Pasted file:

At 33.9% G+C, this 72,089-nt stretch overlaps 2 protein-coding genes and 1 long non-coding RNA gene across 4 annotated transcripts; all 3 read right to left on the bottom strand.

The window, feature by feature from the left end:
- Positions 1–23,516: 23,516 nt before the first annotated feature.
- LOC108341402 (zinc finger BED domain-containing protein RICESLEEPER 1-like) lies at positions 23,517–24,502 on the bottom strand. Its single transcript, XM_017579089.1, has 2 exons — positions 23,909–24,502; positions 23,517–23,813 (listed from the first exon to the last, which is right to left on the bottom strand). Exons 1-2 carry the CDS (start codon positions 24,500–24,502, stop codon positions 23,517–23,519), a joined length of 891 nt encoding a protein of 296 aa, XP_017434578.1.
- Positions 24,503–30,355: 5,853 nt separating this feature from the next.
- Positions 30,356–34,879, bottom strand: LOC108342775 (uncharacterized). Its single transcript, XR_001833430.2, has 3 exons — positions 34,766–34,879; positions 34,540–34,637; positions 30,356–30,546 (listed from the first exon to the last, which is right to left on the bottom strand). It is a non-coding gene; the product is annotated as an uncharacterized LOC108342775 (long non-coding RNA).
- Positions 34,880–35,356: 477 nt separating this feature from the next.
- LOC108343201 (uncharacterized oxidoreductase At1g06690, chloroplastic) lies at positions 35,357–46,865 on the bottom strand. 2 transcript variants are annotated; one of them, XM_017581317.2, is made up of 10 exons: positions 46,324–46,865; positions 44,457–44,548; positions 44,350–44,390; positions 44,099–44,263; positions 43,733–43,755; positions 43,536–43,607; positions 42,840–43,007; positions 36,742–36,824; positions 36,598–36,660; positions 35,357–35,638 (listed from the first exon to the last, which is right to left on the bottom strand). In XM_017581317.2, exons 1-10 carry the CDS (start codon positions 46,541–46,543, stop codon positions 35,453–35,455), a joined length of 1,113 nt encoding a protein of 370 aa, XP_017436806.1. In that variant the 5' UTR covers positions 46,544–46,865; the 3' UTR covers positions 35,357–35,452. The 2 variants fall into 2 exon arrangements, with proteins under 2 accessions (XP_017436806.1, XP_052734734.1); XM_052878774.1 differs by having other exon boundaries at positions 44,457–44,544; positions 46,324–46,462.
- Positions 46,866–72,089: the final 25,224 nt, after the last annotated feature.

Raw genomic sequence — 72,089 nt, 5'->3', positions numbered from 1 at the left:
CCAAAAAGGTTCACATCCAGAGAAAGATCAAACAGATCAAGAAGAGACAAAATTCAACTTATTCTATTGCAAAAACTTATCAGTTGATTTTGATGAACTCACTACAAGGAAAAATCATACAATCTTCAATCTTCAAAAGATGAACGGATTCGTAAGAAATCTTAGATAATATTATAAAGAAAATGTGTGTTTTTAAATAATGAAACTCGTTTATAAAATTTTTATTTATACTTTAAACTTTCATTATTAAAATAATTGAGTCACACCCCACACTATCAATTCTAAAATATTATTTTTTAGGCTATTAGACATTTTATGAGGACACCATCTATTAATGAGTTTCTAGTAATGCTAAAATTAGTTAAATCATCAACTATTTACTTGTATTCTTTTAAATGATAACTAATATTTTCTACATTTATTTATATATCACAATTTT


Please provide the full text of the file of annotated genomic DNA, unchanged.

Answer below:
At 33.9% G+C, this 72,089-nt stretch overlaps 2 protein-coding genes and 1 long non-coding RNA gene across 4 annotated transcripts; all 3 read right to left on the bottom strand.

The window, feature by feature from the left end:
- Positions 1–23,516: 23,516 nt before the first annotated feature.
- LOC108341402 (zinc finger BED domain-containing protein RICESLEEPER 1-like) lies at positions 23,517–24,502 on the bottom strand. Its single transcript, XM_017579089.1, has 2 exons — positions 23,909–24,502; positions 23,517–23,813 (listed from the first exon to the last, which is right to left on the bottom strand). Exons 1-2 carry the CDS (start codon positions 24,500–24,502, stop codon positions 23,517–23,519), a joined length of 891 nt encoding a protein of 296 aa, XP_017434578.1.
- Positions 24,503–30,355: 5,853 nt separating this feature from the next.
- Positions 30,356–34,879, bottom strand: LOC108342775 (uncharacterized). Its single transcript, XR_001833430.2, has 3 exons — positions 34,766–34,879; positions 34,540–34,637; positions 30,356–30,546 (listed from the first exon to the last, which is right to left on the bottom strand). It is a non-coding gene; the product is annotated as an uncharacterized LOC108342775 (long non-coding RNA).
- Positions 34,880–35,356: 477 nt separating this feature from the next.
- LOC108343201 (uncharacterized oxidoreductase At1g06690, chloroplastic) lies at positions 35,357–46,865 on the bottom strand. 2 transcript variants are annotated; one of them, XM_017581317.2, is made up of 10 exons: positions 46,324–46,865; positions 44,457–44,548; positions 44,350–44,390; positions 44,099–44,263; positions 43,733–43,755; positions 43,536–43,607; positions 42,840–43,007; positions 36,742–36,824; positions 36,598–36,660; positions 35,357–35,638 (listed from the first exon to the last, which is right to left on the bottom strand). In XM_017581317.2, exons 1-10 carry the CDS (start codon positions 46,541–46,543, stop codon positions 35,453–35,455), a joined length of 1,113 nt encoding a protein of 370 aa, XP_017436806.1. In that variant the 5' UTR covers positions 46,544–46,865; the 3' UTR covers positions 35,357–35,452. The 2 variants fall into 2 exon arrangements, with proteins under 2 accessions (XP_017436806.1, XP_052734734.1); XM_052878774.1 differs by having other exon boundaries at positions 44,457–44,544; positions 46,324–46,462.
- Positions 46,866–72,089: the final 25,224 nt, after the last annotated feature.

Raw genomic sequence — 72,089 nt, 5'->3', positions numbered from 1 at the left:
CCAAAAAGGTTCACATCCAGAGAAAGATCAAACAGATCAAGAAGAGACAAAATTCAACTTATTCTATTGCAAAAACTTATCAGTTGATTTTGATGAACTCACTACAAGGAAAAATCATACAATCTTCAATCTTCAAAAGATGAACGGATTCGTAAGAAATCTTAGATAATATTATAAAGAAAATGTGTGTTTTTAAATAATGAAACTCGTTTATAAAATTTTTATTTATACTTTAAACTTTCATTATTAAAATAATTGAGTCACACCCCACACTATCAATTCTAAAATATTATTTTTTAGGCTATTAGACATTTTATGAGGACACCATCTATTAATGAGTTTCTAGTAATGCTAAAATTAGTTAAATCATCAACTATTTACTTGTATTCTTTTAAATGATAACTAATATTTTCTACATTTATTTATATATCACAATTTT